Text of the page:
Indicates what happens to ltail[0] and ctail when replica 0 calles exec(): The ltail will be updated to be equal to tail and the ctail (currently pointing to the old max which is ltail[1] will point to a new max which is the same as tail and ltail[0]). Of course it also applies all the entries between ltail[0] and tail against the data-structure of replica 0.

Appending to the log

The append operation is invoked by replicas to insert mutable operations into the log. It takes a slice of new operations coming from the replica and the same closure as in exec to potentially apply some outstanding operations. This is necessary as the log could be full and unable to insert more operations. Then, we'd first have to update our own ltail a bit (or wait for other replicas to make progress).

Approximately, the method will end up doing these steps:

  1. If there isn't enough space to insert our new batch of operations, try to consume some entries from the log until we have enough space available.
  2. Do a compare exchange on the log tail to reserve space for our entries.
  3. Insert entries into the log
  4. See if we can collect some garbage aka old log entries no longer used (next section).

Garbage collecting the log

advance_head has the unfortunate job to collect the log garbage. Luckily this amounts to as little as periodically advancing the head pointer.

For that it computes the minium of all ltails. If this minimum still ends up being the current head, it waits (and calls exec to try and advance its local tail). Once the min ltail is bigger than the head, it will update the head to that new minimum ltail and return.

advance head with two example cases
Shows the two possible scenarios in advance head: In the top diagram, the tail of replica 0 points to the current head, so we can't advance the head pointer and need to wait. In the bottom diagram, both ltail[0] and ltail[1] have progressed further than head, so we don't need the entries between head..ltail[0] anymore, and so head is advanced.

Flat combining

NR uses flat combining to allow threads running on the same socket to share a replica, resulting in better cache locality both from flat combining and from maintaining the replica local to the node's last-level cache.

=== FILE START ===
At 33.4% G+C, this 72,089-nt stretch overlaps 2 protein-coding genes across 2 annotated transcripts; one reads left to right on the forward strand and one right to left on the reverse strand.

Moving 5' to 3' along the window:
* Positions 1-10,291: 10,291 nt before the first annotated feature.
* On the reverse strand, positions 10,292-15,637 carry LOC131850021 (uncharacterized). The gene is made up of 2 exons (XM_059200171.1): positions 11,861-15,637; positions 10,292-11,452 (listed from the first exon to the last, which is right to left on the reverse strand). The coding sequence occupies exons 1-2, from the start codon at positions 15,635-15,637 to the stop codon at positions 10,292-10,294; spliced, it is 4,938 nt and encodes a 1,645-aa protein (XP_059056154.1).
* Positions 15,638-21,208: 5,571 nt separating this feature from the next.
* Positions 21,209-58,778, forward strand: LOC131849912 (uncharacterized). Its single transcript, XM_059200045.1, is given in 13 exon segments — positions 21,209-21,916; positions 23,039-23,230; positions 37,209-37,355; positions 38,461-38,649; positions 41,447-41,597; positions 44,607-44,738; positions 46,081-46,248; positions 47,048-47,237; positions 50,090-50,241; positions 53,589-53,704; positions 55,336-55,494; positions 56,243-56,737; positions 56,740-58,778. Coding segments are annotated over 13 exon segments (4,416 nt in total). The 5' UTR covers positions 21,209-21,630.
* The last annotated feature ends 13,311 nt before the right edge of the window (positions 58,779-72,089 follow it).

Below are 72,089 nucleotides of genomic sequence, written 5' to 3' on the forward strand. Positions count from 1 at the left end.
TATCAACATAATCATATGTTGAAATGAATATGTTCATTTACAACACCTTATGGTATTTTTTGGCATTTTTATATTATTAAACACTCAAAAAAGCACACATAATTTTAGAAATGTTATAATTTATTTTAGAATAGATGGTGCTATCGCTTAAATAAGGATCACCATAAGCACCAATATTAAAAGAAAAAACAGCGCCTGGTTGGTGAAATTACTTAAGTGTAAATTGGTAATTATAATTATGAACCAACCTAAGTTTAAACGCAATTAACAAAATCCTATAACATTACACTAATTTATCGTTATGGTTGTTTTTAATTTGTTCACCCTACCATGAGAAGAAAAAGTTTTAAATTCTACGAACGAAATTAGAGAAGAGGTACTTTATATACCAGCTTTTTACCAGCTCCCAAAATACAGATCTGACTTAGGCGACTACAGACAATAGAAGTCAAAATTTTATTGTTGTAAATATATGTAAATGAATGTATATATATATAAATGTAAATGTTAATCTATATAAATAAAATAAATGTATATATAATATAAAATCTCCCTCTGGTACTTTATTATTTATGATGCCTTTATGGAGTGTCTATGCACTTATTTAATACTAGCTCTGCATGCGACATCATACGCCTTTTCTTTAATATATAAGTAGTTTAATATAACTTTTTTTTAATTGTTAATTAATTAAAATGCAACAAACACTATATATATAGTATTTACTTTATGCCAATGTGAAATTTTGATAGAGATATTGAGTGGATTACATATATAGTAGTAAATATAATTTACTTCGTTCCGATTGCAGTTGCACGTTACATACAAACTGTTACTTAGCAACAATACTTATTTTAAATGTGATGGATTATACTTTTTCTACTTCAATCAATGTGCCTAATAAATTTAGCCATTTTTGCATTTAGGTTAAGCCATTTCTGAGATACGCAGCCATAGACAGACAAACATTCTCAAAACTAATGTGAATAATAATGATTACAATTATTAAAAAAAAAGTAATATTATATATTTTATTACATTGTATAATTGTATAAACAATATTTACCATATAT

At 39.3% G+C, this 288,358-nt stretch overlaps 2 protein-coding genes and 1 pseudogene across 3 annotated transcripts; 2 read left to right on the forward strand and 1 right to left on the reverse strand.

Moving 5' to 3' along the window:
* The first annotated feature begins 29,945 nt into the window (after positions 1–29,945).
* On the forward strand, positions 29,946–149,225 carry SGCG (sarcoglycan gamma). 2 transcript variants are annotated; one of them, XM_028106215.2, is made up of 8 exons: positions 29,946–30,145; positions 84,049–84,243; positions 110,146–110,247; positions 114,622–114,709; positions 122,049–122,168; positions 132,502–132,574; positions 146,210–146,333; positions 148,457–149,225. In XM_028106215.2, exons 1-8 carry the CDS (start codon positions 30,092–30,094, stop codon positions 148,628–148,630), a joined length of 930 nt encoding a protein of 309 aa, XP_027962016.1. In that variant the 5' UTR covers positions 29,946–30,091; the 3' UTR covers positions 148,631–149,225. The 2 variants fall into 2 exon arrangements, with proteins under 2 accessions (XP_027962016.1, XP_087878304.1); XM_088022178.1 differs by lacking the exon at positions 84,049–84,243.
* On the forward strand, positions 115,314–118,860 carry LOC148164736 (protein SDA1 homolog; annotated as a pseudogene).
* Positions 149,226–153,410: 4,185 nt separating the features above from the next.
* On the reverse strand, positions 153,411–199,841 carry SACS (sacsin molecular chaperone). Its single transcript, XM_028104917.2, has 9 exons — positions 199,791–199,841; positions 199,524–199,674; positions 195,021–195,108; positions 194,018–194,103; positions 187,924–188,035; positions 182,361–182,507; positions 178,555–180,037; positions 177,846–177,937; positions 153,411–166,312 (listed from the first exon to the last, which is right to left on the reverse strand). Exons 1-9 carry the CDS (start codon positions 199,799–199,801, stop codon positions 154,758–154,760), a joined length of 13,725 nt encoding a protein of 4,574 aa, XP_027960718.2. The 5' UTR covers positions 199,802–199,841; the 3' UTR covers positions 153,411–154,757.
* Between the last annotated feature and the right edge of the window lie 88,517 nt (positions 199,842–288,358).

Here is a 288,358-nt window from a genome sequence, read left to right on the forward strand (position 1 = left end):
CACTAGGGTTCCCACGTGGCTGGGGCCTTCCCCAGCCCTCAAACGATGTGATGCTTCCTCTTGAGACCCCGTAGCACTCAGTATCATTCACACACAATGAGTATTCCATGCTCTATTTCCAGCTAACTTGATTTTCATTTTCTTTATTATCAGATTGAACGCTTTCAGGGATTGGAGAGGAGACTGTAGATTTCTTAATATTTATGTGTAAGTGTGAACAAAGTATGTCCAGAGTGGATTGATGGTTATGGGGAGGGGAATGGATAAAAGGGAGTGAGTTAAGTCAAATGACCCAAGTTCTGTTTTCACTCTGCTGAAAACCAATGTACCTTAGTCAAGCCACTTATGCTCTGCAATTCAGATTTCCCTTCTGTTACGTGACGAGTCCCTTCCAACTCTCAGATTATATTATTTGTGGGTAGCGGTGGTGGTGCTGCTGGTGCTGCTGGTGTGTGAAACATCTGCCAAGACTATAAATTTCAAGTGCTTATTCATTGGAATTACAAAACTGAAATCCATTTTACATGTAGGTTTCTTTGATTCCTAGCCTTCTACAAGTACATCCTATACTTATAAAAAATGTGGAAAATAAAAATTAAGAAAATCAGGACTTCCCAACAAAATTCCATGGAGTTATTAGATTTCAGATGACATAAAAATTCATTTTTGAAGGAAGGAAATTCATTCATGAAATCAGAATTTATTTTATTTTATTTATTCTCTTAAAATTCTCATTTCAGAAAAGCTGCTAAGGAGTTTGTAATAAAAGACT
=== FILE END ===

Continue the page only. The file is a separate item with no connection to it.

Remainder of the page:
1. The combiner can batch and combine multiple operations, resulting in a lower overall cost than executing each operation individually. For example, removing items from a priority queue can be done with a single atomic instruction for the whole batch instead of one atomic instruction for each operation.

  2. A single thread accesses the data structure for multiple consecutive operations, ensuring cache locality for the whole batch of operations.

NR also benefits from combining operations placed on the log; the combiner does so using a single atomic operation for the whole batch instead of one atomic instruction per operation.

A log for a BTree and 2 replicas
Flat combining multiple operations from threads on the same replica: A combiner thread is elected who will aggregate outstanding operations from all threads (1, 2), put them on the log in one batch (3) and then execute them against the local replica (4), after executing any previously outstanding operations.

The optimized readers-writer lock

NR uses a writer-preference variant of the distributed RW lock to ensure the correct synchronization of the combiner and reader threads when accessing the sequential replica.

Each reader acquires a local per-thread lock; the writer has its own writer lock to indicate to the readers its intent to acquire the writer lock. A reader first checks the writer lock and then acquires its local lock if there is no writer; then it checks the writer lock again (while holding the lock) and releases the reader lock if it notices the writer declared its intent to acquire the lock (writer preference). The combiner also acquires the writer lock before modifying the replica. Thus, we give highest priority to the writer, because we don't want to delay update operations. This lock allows readers to read a local replica while the combiner is writing a batch of operations to the log, increasing parallelism.